 The purpose of your review should be clearly stated. Generally, it is limited to a review for general conformance with design concept and with the information contained in the contract documents. You are not reviewing for: means and methods of construction, safety, dimensions, methods of installation, etc. Your shop drawing stamp should clearly set forth the purpose of, and limitations on, your review as contained in your Agreement. The shop drawing stamp cannot modify your contractual obligations.

 You should specify which shop drawings are to be submitted and immediately return shop drawings that do not require your review immediately.

 Require the contractor to review and approve shop drawings first and do not review shop drawings which have not been reviewed by him first.

 Maintain a log of when shop drawings were received, what action was taken, and when they were returned.

 Document all of your shop drawing comments.

 Require that the contractor notify you of changes.

 Your contract should state that you will not review a manufacturer’s shop drawings prepared in response to a performance specification for a determination that the system will perform properly.

Ownership of Documents

 You should retain ownership.

 Do not permit your documents to be used for completion of the project, for additions thereto or for other projects without permission of the A/E and with additional compensation.

 The alternative is to require that your seal and title block be removed and the documents redrawn and reviewed by a design professional.

Construction Cost

 Detailed cost estimates vs. preliminary estimate of construction cost.

 Preliminary cost estimates should allow for contingencies and escalating labor and material costs.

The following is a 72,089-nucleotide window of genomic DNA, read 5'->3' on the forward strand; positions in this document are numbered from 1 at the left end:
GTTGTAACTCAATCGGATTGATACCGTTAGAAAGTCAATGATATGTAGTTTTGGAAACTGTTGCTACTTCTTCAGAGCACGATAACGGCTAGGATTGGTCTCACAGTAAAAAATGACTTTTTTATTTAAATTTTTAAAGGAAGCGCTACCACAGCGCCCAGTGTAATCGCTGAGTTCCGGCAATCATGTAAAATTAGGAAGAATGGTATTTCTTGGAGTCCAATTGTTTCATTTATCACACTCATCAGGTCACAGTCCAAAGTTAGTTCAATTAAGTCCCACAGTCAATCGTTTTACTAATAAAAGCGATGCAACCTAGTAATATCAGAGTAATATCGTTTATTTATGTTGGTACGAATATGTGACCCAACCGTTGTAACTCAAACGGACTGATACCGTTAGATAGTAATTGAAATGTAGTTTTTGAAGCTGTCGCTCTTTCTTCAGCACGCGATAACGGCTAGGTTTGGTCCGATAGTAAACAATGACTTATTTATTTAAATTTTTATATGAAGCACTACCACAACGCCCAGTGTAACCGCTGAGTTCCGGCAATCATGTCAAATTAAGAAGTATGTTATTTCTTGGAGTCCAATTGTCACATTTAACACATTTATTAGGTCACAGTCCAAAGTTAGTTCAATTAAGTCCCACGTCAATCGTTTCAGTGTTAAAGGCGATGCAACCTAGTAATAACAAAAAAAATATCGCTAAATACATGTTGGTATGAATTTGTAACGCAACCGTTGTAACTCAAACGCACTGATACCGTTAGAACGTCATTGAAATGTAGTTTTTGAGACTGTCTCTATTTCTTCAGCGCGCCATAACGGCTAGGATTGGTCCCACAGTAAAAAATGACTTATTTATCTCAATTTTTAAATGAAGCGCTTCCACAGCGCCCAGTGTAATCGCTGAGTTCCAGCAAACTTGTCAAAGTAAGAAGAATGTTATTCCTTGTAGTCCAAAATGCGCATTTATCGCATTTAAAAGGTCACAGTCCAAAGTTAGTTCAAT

 If detailed cost estimates are required, the owner should retain the cost estimator.

“As-Built” or Record Drawings

 You should be entitled to rely on data supplied by contractors without independent verification subject only to your obligation to note obvious discrepancies of which you have actual knowledge and, possibly, your obligation to detect errors which a reasonably prudent (architect or engineer) exercising usual and customary professional skill and care would have detected.

Structural Details

 If the structural details (in particular connections) raise questions of means and methods, the contract should limit your responsibility for means and methods to that aspect.

Geotechnical Consultants

 Should be retained by the owner.

 You should be entitled to rely on their conclusions without independent verification.

 They should be required to make specific design recommendations, not merely present raw data.

Owner and Vendor Supplied Data

 You should be entitled to rely on such data without independent verification subject to the same limitations as in “as-built” drawings.

Design/Build Consultants

 You should not be responsible for code compliance of design/build work.

 You should not be responsible for the adequacy of the design/build systems.

 Your obligation to coordinate should be limited to providing the design/build contractor with the design criteria to be used by you that impacts on his aspect of the project, i.e. the architect can provide a space layout and wall section to the HVAC contractor; in turn, you should receive HVAC criteria that impacts on your aspect of the project, i.e. architect receives size and location of ducts from HVAC contractor.

 You should not be responsible for delays caused by the design/build contractor.

Indemnification Agreements

 Determine that your insurance provides coverage for indemnification agreements.

 Only agree to indemnify against losses to the extent that they arise directly as the result of your professional negligence in the performance of services under this Agreement.

 Specifically determine who is to be indemni- fied – limit it to the Owner, employees and agents.

 Get a mutual indemnification where possible.

 Under certain circumstances, anti- indemnification statutes preclude them.

Limitation of Liability Clauses

 Limit liability to your fee, to available insurance, to a fixed amount or exclude damages resulting from loss of profits and loss of use.

 The limitation must be rationally related to the services rendered.

 There should be a preamble that sets forth a basis for the clause such as:

 “Insurance is not available for the risk”

 “The fee is small in relation to the risk.”